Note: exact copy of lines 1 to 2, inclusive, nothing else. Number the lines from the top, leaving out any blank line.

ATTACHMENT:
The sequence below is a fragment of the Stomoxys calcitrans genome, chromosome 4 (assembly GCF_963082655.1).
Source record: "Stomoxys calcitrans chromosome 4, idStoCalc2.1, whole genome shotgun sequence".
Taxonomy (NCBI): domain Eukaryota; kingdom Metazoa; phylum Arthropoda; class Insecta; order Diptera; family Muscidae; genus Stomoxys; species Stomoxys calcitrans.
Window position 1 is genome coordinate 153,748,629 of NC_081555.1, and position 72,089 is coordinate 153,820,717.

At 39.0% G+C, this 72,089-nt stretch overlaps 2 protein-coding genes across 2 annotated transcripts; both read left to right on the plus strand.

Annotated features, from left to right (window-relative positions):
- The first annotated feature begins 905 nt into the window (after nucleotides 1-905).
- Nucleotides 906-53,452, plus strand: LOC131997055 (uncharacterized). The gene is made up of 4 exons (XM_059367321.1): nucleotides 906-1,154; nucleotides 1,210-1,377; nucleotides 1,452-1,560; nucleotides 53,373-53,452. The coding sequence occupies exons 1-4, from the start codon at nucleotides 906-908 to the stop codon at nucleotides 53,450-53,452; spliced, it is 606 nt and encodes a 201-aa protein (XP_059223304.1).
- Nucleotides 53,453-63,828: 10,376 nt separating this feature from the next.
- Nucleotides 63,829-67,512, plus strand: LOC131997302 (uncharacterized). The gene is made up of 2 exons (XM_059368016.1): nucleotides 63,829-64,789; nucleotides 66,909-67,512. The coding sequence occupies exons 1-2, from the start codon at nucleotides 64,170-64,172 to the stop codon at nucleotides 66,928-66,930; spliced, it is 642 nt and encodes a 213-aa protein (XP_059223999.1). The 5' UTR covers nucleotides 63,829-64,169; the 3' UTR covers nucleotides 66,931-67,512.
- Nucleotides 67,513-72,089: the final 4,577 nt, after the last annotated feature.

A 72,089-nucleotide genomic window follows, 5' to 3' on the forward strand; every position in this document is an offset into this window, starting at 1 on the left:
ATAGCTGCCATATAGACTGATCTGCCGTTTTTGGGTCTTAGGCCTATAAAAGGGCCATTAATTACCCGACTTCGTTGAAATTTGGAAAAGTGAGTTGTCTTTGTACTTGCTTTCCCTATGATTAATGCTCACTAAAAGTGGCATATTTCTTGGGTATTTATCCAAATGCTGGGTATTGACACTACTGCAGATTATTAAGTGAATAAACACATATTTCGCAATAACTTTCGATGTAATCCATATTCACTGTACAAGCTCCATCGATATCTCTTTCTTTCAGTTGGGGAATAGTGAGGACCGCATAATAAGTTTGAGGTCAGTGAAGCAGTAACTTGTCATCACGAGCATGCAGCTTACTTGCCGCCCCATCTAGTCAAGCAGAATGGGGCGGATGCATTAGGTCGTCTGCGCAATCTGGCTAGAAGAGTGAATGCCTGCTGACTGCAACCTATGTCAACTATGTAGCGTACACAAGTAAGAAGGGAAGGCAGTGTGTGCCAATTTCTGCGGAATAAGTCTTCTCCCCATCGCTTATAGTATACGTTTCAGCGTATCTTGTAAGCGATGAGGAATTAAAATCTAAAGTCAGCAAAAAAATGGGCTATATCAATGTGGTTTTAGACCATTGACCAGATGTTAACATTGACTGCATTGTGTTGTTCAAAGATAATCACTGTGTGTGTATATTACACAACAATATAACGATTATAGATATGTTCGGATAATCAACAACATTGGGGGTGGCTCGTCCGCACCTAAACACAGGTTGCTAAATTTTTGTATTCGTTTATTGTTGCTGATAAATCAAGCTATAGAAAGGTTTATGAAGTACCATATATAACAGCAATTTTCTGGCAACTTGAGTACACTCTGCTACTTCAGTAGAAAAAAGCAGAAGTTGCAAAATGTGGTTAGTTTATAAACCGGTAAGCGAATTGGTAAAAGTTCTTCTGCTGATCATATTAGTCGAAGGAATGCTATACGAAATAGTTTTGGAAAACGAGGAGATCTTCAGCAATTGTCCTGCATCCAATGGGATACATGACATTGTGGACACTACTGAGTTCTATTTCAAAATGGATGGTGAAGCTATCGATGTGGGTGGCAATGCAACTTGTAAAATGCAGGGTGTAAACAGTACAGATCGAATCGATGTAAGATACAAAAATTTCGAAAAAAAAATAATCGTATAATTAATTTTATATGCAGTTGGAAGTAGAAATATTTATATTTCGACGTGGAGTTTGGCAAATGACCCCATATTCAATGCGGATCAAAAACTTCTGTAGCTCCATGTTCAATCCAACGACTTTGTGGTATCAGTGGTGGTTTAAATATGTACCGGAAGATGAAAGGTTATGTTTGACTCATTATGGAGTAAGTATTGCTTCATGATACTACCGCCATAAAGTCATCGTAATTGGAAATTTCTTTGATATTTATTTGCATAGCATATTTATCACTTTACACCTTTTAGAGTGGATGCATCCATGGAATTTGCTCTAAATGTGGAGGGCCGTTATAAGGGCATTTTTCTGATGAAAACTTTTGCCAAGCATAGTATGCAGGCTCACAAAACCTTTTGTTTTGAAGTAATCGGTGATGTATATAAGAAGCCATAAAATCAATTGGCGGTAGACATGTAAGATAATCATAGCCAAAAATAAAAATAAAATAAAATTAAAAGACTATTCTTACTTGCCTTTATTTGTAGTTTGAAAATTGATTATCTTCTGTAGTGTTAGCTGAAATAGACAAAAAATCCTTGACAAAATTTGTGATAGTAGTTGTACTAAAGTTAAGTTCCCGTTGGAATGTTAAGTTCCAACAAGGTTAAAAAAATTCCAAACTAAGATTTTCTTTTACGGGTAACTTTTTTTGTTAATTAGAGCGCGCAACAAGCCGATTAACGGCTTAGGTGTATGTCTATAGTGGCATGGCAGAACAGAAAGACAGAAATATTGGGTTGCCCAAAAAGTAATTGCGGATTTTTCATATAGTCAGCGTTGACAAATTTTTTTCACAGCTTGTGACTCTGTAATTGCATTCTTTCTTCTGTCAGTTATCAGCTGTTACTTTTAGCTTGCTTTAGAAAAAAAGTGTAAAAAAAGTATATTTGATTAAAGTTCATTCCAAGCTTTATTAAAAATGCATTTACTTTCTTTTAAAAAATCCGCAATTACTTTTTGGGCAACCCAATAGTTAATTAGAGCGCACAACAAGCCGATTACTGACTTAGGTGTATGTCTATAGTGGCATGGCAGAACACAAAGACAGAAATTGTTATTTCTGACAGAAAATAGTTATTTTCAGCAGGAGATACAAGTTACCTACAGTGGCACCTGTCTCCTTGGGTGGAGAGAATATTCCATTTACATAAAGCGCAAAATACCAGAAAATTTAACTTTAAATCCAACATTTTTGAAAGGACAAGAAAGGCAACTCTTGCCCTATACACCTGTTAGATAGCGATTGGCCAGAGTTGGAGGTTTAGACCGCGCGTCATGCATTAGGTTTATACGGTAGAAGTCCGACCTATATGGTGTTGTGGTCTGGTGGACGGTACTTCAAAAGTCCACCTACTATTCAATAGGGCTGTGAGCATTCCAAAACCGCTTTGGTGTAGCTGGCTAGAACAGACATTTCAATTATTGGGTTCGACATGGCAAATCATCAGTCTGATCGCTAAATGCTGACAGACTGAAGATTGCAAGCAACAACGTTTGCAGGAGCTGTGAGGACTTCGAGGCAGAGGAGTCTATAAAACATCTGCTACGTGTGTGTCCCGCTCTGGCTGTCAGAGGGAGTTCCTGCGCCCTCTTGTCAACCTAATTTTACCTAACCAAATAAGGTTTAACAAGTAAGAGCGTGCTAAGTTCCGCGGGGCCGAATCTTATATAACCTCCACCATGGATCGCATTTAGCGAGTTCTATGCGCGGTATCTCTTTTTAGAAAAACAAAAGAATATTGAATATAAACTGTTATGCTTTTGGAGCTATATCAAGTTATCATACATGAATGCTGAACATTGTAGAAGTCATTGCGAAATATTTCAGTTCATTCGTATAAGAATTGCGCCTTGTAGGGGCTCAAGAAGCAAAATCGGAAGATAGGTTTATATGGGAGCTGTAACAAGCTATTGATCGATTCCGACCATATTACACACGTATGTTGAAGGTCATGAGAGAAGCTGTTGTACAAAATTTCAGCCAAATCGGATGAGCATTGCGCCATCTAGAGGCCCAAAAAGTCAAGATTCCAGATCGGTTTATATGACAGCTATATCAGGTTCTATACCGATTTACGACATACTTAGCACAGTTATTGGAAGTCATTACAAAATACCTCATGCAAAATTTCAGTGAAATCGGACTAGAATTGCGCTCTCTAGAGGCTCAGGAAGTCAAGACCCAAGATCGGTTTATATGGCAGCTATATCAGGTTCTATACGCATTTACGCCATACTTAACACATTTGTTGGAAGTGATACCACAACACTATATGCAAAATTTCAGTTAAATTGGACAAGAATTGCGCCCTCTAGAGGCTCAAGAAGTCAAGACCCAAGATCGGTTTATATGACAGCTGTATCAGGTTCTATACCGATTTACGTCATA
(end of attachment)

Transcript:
The sequence below is a fragment of the Stomoxys calcitrans genome, chromosome 4 (assembly GCF_963082655.1).
Source record: "Stomoxys calcitrans chromosome 4, idStoCalc2.1, whole genome shotgun sequence".